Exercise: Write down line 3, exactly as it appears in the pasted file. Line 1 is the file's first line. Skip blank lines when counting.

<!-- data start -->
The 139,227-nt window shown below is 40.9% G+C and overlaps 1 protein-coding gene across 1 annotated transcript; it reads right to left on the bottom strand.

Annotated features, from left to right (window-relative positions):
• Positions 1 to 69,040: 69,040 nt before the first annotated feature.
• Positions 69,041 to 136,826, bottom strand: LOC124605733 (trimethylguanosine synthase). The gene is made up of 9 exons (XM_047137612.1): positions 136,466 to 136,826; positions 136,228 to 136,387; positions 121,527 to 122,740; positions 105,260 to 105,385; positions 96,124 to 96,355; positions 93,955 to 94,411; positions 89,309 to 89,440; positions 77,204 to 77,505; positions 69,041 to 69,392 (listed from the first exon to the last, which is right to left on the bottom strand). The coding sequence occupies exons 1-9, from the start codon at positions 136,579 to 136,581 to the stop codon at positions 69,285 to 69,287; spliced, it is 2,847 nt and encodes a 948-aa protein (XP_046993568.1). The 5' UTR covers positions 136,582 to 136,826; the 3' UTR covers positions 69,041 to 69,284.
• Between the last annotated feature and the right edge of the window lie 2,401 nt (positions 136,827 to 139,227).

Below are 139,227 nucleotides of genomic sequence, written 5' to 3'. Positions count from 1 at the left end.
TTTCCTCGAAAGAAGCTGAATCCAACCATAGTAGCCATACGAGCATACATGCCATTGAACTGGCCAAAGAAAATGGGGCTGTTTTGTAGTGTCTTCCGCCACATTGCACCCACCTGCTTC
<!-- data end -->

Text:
• Positions 1 to 69,040: 69,040 nt before the first annotated feature.